I'm sure I'm not the only Calvin grad who had a big culture shock when I got out into the larger world, and discovered how many areas of the world are predominately non-religious.

Moving on to more nitpicking:

A decade ago or so, the school started hosting Rangeela, an annual international student cultural showcase. 
 Oh, it's older than that.  Rangeela was around when I was there in the 1990s.

Okay, more nitpicking:

That’s not to say that the school is some Footloose-style pietistic bubble where drinking and dancing aren’t allowed; students spend plenty of time and money at the many breweries in Grand Rapids, including one in a converted funeral chapel. And, as Eigege put it, “It’s college kids … so, yeah, stuff happens.”
Actually drinking is strictly off-limits on campus.  Officially. Even for students 21 and over.  And yeah, stuff happens, because Calvin students are young, and young people inherently like to break the rules.  But that's true anywhere.  (I bet at Bob Jones "stuff happens").  But, for the record, drinking isn't allowed.

More nitpicking.

At least as late as the ‘90s, it wasn’t uncommon to hear “If you ain’t Dutch, you ain’t much” jokes on campus.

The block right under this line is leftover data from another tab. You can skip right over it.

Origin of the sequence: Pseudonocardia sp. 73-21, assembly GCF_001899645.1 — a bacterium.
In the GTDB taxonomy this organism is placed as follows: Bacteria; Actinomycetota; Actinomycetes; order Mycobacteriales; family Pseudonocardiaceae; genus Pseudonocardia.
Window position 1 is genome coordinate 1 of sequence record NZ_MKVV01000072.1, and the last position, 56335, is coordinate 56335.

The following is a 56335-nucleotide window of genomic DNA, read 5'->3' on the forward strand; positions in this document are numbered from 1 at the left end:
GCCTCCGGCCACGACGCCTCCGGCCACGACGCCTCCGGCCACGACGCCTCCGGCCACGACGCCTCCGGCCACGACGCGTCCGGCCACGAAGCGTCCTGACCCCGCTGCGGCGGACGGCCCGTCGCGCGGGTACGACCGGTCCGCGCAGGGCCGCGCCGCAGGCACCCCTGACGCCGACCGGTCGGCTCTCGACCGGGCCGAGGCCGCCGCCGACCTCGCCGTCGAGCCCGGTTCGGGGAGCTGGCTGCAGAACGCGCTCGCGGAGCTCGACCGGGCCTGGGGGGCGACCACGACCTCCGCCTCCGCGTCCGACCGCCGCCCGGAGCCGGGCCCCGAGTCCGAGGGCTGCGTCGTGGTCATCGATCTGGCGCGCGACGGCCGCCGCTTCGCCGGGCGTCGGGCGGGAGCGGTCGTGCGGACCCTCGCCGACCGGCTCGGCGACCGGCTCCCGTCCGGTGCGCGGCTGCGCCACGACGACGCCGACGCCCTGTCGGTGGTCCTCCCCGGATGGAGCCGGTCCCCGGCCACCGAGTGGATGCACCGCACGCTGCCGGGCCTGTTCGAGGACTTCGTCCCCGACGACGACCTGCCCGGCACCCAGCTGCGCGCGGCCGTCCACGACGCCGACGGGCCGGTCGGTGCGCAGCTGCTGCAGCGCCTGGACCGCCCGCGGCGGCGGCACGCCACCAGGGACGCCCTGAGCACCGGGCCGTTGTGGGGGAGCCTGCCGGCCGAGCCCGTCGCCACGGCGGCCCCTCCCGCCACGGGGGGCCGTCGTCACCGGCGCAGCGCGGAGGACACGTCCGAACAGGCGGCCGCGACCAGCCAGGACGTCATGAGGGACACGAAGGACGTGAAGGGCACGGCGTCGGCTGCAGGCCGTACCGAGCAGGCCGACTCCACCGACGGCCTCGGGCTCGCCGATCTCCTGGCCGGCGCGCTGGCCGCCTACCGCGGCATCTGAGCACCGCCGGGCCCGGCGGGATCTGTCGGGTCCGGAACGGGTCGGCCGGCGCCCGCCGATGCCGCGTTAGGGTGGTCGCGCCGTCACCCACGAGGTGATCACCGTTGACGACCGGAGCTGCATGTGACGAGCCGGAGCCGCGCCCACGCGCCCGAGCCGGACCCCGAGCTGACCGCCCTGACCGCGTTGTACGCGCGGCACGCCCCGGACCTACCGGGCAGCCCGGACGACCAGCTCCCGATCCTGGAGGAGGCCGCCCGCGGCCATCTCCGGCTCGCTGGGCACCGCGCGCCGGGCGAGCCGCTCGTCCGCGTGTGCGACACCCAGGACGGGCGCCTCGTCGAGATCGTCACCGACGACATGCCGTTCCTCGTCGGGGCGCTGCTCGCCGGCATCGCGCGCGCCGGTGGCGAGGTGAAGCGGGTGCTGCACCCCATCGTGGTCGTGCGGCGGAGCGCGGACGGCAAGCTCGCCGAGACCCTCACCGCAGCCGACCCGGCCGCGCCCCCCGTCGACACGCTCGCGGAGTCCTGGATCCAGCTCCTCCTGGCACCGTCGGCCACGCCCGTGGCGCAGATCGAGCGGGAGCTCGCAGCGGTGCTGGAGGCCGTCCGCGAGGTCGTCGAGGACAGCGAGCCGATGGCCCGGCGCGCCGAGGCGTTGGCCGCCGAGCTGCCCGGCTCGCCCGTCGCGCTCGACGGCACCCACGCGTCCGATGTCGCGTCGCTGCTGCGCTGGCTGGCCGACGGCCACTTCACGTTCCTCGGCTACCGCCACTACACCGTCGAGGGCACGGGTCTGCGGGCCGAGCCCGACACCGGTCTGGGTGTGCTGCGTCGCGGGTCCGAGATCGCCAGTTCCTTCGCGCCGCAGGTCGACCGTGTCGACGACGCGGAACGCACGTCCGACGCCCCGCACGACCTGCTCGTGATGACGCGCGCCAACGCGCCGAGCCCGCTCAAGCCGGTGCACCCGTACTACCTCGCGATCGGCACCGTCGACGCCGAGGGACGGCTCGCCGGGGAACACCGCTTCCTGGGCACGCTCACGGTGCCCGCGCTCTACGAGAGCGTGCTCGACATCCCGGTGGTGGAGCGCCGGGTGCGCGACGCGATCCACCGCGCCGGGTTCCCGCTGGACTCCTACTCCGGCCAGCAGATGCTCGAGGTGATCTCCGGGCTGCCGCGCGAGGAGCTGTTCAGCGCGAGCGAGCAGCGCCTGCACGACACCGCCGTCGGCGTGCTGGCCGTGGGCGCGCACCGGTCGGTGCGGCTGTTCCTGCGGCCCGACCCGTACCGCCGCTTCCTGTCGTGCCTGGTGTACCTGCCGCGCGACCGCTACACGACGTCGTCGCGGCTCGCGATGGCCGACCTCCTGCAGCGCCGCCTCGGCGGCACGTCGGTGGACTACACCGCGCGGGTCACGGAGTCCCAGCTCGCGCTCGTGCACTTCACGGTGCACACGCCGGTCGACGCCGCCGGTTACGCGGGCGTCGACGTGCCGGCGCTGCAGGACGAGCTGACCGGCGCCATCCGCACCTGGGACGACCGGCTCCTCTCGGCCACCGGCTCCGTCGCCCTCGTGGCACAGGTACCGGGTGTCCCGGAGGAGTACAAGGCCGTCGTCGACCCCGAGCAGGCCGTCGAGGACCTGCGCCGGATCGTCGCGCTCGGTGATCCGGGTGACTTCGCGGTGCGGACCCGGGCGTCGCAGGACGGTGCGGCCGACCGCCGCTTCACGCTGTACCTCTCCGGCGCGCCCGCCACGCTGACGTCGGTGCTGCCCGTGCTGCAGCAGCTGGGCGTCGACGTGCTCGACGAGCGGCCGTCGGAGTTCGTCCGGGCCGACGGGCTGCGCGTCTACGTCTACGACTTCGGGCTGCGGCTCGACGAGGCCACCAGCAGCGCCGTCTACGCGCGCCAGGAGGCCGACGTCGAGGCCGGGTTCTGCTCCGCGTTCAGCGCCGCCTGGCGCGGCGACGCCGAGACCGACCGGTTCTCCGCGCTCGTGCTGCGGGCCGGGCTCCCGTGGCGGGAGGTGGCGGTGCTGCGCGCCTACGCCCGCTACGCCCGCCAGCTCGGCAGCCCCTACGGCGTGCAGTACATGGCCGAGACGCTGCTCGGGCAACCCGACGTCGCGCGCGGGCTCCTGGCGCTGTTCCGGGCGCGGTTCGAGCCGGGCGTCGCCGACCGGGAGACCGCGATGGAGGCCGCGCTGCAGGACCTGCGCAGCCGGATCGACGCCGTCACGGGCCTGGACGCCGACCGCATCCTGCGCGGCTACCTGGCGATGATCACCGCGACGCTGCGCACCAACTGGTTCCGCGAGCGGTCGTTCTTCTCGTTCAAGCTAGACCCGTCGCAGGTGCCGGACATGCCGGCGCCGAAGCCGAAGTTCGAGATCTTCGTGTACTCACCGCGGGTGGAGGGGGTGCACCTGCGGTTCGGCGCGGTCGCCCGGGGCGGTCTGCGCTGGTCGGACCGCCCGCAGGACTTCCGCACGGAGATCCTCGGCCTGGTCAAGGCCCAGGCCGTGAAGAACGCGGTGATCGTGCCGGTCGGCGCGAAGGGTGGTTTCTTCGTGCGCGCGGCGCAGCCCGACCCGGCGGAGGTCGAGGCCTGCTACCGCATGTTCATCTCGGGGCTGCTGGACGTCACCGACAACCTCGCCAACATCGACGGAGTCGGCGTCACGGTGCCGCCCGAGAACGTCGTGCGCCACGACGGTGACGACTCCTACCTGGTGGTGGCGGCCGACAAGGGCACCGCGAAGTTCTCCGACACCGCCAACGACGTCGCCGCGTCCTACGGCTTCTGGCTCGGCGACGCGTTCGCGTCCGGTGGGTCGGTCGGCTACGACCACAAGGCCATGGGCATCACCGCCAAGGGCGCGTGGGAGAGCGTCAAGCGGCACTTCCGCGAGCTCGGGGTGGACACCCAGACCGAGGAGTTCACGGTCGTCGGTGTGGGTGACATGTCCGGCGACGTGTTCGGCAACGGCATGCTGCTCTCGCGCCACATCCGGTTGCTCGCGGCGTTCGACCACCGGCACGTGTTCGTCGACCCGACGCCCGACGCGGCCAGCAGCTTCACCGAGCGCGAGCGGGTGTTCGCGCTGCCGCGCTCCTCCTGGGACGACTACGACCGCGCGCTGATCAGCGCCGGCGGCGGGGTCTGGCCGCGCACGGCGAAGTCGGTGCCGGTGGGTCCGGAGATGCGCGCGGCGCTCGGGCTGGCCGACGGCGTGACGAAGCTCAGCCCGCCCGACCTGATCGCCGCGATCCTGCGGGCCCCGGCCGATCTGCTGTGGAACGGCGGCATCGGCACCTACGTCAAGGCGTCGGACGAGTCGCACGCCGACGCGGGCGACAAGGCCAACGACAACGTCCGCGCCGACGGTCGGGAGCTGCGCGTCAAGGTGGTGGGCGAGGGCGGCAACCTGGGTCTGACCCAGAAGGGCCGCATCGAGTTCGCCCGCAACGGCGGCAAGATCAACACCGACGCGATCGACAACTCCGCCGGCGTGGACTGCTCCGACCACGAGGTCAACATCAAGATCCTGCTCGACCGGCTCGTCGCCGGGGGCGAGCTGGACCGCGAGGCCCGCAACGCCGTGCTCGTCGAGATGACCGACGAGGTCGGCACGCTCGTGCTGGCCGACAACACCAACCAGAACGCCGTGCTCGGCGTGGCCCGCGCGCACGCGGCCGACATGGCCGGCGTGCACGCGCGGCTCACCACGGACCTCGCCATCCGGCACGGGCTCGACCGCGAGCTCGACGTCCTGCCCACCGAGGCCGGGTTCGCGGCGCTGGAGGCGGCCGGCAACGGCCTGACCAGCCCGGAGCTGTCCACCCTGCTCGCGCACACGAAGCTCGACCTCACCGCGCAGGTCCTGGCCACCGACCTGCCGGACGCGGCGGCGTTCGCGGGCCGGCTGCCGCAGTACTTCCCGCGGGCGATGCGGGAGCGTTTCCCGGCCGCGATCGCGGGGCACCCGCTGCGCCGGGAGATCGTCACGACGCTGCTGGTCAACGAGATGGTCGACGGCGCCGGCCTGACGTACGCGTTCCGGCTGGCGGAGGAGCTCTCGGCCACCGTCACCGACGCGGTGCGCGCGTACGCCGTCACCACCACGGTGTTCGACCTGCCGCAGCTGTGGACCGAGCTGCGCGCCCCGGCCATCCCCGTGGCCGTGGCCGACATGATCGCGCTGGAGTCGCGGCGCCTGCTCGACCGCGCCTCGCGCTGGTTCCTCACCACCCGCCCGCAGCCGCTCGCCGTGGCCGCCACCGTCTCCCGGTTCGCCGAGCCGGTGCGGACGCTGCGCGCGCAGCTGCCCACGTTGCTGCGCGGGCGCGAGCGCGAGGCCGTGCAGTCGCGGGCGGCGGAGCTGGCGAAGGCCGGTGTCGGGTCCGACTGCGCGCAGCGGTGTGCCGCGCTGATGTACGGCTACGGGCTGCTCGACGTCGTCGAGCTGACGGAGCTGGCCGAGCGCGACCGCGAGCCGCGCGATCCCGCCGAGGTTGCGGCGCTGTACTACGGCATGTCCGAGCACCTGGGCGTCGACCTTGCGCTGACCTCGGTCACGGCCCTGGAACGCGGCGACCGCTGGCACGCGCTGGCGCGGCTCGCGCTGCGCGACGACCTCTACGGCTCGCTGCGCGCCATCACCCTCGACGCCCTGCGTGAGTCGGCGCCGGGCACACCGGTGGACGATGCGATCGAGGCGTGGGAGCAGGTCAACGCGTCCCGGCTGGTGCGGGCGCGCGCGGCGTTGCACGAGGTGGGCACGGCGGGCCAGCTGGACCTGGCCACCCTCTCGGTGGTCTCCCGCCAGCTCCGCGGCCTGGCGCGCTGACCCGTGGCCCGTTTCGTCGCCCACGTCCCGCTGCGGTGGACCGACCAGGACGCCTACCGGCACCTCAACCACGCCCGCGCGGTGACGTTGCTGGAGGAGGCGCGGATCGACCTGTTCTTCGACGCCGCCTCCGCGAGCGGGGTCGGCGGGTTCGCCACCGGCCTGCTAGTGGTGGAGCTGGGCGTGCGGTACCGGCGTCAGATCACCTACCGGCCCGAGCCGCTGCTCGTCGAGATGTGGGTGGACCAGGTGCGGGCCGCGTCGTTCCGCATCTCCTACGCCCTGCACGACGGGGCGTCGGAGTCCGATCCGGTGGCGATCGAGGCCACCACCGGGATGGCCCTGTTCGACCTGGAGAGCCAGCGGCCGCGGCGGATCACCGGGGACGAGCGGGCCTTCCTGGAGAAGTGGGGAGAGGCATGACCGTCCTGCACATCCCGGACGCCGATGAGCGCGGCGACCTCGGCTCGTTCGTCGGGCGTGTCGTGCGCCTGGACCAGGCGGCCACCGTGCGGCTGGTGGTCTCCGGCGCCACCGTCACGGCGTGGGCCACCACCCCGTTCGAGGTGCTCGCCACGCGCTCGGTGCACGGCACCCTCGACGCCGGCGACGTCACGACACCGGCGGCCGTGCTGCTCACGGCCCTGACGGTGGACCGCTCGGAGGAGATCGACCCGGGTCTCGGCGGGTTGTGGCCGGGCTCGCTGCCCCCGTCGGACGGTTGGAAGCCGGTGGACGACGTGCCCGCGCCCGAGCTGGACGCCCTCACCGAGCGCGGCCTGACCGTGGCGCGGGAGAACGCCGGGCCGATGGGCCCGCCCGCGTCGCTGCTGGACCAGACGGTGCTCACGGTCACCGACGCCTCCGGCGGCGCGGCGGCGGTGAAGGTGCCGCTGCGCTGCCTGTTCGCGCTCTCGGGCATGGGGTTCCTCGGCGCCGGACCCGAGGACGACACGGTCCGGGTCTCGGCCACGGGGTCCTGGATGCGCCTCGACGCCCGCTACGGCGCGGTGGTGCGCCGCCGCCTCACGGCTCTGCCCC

Okay, in Calvin's defense, I've never heard that phrase said with a straight-face.  It was always tongue-in-cheek.  And it was never, even as a joke, used to promote white-supremacy--it was always (jokingly) used against people of other Caucasian backgrounds--e.g. Dutch are better than British, or Germans, or French or what-have-you.  I never heard it directed against a person of color.  Someone correct me if I'm wrong.

Moving on to more nitpicking:

 After all, Calvin is a school that has produced both DeVos and Paul Schrader, the writer behind both Taxi Driver and The Last Temptation of Christ, which was roundly criticized by religious institutions as morally offensive. In other words, the school doesn’t spit out cookie-cutter graduates.

Okay, yeah, but Paul Schrader absolutely hated his time at Calvin, so it's not really fair to use him as an example.


Whisky Prajer said...

I would imagine Calvin is similar to any number of Mennonite colleges in that the faculty, who are engaged in critical thinking 24/7 (on subject matter both given and randomly encountered), frequently come up against elements of doctrine (theological and otherwise) that do not stand up well to critical scrutiny. Just another day at the office, but perish the thought they express too loud an opinion on the matter, because [ka-ching!] this is a privately funded institution bankrolled by high rollers who get VERY huffy when their POV on just about anything is challenged in the slightest. Money talks, and bullshit ... well, it usually just stays ensconced where it is most wanted.

Joel Swagman said...

I think you hit the nail on the head actually.

Since my student days are now long behind me, to the extent I know anyone at Calvin these days, it's former classmates who have now become Calvin employees. And I've heard any number of stories that confirm your hypothesis.

At Calvin Seminary in particular, apparently a lot of politics goes on trying to balance what the professors actually think, and what the donors want the professors to think.